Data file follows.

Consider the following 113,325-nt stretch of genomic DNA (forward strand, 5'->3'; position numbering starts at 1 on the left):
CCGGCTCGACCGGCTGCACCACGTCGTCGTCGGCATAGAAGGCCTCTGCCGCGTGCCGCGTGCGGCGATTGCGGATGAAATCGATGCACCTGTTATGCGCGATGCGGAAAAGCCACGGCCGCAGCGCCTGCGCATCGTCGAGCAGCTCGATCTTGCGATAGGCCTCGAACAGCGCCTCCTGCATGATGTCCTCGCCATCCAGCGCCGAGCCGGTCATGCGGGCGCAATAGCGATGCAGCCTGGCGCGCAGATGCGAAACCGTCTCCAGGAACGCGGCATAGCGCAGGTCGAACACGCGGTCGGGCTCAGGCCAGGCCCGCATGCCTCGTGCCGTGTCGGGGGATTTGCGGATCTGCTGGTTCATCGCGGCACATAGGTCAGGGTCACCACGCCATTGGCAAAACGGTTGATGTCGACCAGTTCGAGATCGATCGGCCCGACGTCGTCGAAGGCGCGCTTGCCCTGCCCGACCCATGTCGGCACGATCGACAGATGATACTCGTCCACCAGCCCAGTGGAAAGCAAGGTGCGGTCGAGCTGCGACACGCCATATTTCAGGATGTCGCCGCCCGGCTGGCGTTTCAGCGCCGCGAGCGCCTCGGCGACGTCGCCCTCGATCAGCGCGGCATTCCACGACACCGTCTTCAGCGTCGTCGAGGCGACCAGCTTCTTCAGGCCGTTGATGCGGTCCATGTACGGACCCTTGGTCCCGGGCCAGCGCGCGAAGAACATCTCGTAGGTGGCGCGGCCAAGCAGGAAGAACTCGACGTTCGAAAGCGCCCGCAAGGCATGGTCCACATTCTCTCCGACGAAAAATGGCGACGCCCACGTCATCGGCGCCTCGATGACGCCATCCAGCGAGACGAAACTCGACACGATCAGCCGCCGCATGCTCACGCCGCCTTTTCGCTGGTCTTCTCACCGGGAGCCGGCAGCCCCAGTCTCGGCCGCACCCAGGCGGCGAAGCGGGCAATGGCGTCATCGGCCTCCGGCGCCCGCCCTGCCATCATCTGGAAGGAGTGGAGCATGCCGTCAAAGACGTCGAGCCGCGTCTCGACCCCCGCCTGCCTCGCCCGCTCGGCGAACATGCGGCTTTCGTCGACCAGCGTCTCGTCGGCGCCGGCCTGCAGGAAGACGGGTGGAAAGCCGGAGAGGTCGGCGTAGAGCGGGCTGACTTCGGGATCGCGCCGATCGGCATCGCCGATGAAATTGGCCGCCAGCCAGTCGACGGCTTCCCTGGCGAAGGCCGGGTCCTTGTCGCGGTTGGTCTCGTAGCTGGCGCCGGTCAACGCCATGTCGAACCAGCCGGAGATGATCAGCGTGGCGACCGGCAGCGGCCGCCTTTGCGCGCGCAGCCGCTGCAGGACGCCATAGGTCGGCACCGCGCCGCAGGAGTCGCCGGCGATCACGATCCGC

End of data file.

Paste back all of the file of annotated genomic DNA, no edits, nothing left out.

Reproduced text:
Consider the following 113,325-nt stretch of genomic DNA (forward strand, 5'->3'; position numbering starts at 1 on the left):
CCGGCTCGACCGGCTGCACCACGTCGTCGTCGGCATAGAAGGCCTCTGCCGCGTGCCGCGTGCGGCGATTGCGGATGAAATCGATGCACCTGTTATGCGCGATGCGGAAAAGCCACGGCCGCAGCGCCTGCGCATCGTCGAGCAGCTCGATCTTGCGATAGGCCTCGAACAGCGCCTCCTGCATGATGTCCTCGCCATCCAGCGCCGAGCCGGTCATGCGGGCGCAATAGCGATGCAGCCTGGCGCGCAGATGCGAAACCGTCTCCAGGAACGCGGCATAGCGCAGGTCGAACACGCGGTCGGGCTCAGGCCAGGCCCGCATGCCTCGTGCCGTGTCGGGGGATTTGCGGATCTGCTGGTTCATCGCGGCACATAGGTCAGGGTCACCACGCCATTGGCAAAACGGTTGATGTCGACCAGTTCGAGATCGATCGGCCCGACGTCGTCGAAGGCGCGCTTGCCCTGCCCGACCCATGTCGGCACGATCGACAGATGATACTCGTCCACCAGCCCAGTGGAAAGCAAGGTGCGGTCGAGCTGCGACACGCCATATTTCAGGATGTCGCCGCCCGGCTGGCGTTTCAGCGCCGCGAGCGCCTCGGCGACGTCGCCCTCGATCAGCGCGGCATTCCACGACACCGTCTTCAGCGTCGTCGAGGCGACCAGCTTCTTCAGGCCGTTGATGCGGTCCATGTACGGACCCTTGGTCCCGGGCCAGCGCGCGAAGAACATCTCGTAGGTGGCGCGGCCAAGCAGGAAGAACTCGACGTTCGAAAGCGCCCGCAAGGCATGGTCCACATTCTCTCCGACGAAAAATGGCGACGCCCACGTCATCGGCGCCTCGATGACGCCATCCAGCGAGACGAAACTCGACACGATCAGCCGCCGCATGCTCACGCCGCCTTTTCGCTGGTCTTCTCACCGGGAGCCGGCAGCCCCAGTCTCGGCCGCACCCAGGCGGCGAAGCGGGCAATGGCGTCATCGGCCTCCGGCGCCCGCCCTGCCATCATCTGGAAGGAGTGGAGCATGCCGTCAAAGACGTCGAGCCGCGTCTCGACCCCCGCCTGCCTCGCCCGCTCGGCGAACATGCGGCTTTCGTCGACCAGCGTCTCGTCGGCGCCGGCCTGCAGGAAGACGGGTGGAAAGCCGGAGAGGTCGGCGTAGAGCGGGCTGACTTCGGGATCGCGCCGATCGGCATCGCCGATGAAATTGGCCGCCAGCCAGTCGACGGCTTCCCTGGCGAAGGCCGGGTCCTTGTCGCGGTTGGTCTCGTAGCTGGCGCCGGTCAACGCCATGTCGAACCAGCCGGAGATGATCAGCGTGGCGACCGGCAGCGGCCGCCTTTGCGCGCGCAGCCGCTGCAGGACGCCATAGGTCGGCACCGCGCCGCAGGAGTCGCCGGCGATCACGATCCGC